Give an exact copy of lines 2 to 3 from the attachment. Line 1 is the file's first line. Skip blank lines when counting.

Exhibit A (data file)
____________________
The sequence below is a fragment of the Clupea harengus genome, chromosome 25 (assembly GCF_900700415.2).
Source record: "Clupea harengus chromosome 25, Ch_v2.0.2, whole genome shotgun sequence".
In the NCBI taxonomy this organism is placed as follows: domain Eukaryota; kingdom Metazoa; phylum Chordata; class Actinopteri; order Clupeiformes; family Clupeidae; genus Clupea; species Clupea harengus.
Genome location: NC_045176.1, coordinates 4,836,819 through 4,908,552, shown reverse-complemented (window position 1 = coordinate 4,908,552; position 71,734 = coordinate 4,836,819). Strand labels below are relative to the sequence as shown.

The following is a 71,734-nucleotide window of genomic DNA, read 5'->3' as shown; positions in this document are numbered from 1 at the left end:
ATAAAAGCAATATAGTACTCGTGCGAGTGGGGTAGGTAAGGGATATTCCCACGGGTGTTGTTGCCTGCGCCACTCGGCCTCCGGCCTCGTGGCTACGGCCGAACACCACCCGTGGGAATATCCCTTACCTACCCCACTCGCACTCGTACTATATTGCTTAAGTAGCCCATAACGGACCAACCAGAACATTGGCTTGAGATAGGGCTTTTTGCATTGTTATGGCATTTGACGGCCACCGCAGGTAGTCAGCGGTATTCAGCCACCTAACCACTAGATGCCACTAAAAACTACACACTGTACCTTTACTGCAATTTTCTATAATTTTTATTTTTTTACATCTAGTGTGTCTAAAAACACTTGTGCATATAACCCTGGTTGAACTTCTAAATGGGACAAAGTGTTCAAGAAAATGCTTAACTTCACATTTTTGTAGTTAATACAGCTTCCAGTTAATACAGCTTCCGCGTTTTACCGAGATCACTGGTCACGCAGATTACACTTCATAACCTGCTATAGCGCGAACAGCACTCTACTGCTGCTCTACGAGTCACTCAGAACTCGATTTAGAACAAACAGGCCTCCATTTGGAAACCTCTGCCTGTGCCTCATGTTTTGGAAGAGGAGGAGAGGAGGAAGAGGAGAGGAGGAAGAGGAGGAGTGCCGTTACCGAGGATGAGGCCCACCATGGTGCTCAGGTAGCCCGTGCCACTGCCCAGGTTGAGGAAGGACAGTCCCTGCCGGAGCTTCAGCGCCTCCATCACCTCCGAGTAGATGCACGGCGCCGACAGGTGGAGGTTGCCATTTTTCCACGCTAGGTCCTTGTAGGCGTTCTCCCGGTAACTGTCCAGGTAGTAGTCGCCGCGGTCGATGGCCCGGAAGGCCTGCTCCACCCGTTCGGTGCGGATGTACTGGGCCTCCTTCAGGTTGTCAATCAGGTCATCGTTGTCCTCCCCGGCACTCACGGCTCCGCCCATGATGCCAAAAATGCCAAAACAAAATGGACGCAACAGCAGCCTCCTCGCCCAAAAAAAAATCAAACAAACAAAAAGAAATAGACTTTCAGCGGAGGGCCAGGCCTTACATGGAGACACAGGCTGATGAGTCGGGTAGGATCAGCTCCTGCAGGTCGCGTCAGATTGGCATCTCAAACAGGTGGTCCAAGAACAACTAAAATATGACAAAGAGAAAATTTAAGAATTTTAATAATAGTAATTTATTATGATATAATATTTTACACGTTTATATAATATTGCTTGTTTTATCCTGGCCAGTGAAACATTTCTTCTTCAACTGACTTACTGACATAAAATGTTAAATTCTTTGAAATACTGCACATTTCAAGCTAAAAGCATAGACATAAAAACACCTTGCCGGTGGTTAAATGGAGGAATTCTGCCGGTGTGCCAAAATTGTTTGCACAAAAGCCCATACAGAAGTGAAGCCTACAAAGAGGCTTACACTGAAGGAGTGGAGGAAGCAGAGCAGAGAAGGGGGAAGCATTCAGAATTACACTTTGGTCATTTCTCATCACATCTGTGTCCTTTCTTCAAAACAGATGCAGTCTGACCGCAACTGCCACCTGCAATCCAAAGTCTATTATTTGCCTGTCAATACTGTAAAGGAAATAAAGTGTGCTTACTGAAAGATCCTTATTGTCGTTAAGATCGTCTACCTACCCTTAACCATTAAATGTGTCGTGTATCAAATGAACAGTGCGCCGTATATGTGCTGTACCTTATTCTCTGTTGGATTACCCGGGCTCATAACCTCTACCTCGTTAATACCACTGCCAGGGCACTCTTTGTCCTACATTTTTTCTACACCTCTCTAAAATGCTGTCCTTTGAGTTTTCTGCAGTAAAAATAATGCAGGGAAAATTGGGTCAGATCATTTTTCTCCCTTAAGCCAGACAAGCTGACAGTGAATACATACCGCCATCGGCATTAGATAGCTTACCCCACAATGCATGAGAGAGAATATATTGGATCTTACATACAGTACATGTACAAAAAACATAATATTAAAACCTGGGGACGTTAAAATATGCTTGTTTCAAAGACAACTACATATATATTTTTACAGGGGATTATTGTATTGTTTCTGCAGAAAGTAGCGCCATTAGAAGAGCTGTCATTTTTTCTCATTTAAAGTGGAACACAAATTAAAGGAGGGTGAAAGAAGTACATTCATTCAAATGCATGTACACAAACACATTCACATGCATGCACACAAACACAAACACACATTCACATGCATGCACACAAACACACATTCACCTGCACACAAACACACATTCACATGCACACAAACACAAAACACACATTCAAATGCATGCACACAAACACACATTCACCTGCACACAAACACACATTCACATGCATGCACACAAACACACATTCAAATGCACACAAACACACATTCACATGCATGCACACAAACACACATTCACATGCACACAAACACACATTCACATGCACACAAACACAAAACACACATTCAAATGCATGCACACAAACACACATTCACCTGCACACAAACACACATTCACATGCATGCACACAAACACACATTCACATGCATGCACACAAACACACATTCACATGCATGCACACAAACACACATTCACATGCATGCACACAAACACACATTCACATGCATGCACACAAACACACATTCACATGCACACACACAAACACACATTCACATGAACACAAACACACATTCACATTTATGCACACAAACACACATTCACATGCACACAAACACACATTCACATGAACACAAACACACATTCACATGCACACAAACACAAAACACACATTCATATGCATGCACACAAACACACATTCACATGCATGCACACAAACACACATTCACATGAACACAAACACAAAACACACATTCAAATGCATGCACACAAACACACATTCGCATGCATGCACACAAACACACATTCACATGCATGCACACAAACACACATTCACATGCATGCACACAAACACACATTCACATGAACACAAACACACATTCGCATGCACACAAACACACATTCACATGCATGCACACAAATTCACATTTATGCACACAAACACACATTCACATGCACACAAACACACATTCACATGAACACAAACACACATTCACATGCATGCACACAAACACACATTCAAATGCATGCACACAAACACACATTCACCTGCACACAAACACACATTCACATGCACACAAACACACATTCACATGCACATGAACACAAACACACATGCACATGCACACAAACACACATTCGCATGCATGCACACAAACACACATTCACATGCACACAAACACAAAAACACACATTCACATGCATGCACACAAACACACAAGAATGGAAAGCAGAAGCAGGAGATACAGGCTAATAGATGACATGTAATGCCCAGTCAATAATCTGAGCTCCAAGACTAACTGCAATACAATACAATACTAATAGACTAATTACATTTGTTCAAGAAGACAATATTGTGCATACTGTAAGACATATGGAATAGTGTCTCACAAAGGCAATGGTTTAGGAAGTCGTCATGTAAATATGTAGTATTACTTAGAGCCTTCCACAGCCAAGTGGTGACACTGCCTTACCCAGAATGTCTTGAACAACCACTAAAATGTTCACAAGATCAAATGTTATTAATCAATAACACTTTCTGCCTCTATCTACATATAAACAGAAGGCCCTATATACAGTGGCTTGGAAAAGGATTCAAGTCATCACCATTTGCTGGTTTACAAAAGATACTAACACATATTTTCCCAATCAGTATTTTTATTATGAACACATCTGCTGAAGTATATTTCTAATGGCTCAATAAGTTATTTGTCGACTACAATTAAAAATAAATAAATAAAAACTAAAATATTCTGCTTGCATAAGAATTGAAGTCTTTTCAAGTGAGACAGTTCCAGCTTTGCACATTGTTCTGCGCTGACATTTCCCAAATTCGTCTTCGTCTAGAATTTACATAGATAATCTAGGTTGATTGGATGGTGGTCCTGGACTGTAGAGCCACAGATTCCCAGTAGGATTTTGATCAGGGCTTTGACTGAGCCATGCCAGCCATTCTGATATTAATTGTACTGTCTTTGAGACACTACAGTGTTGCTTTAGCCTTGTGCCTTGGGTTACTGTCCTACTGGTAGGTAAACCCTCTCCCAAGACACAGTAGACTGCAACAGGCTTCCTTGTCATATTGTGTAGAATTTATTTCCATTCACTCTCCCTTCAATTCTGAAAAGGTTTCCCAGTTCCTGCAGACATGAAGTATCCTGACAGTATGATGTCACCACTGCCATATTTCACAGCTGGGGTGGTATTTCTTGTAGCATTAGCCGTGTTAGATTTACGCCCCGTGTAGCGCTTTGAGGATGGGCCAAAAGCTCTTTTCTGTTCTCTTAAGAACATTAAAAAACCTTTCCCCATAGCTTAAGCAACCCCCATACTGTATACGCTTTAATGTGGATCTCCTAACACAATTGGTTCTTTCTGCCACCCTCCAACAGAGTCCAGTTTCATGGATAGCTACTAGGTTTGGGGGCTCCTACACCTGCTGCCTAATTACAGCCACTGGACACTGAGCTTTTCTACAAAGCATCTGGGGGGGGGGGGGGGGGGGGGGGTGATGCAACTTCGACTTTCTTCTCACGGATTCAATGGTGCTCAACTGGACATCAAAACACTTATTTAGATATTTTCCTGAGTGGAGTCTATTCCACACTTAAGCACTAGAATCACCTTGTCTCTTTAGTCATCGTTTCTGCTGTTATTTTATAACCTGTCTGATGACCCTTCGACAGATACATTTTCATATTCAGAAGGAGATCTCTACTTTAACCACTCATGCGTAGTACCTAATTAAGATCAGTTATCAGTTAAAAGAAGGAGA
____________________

Source record: "Clupea harengus chromosome 25, Ch_v2.0.2, whole genome shotgun sequence".
In the NCBI taxonomy this organism is placed as follows: domain Eukaryota; kingdom Metazoa; phylum Chordata; class Actinopteri; order Clupeiformes; family Clupeidae; genus Clupea; species Clupea harengus.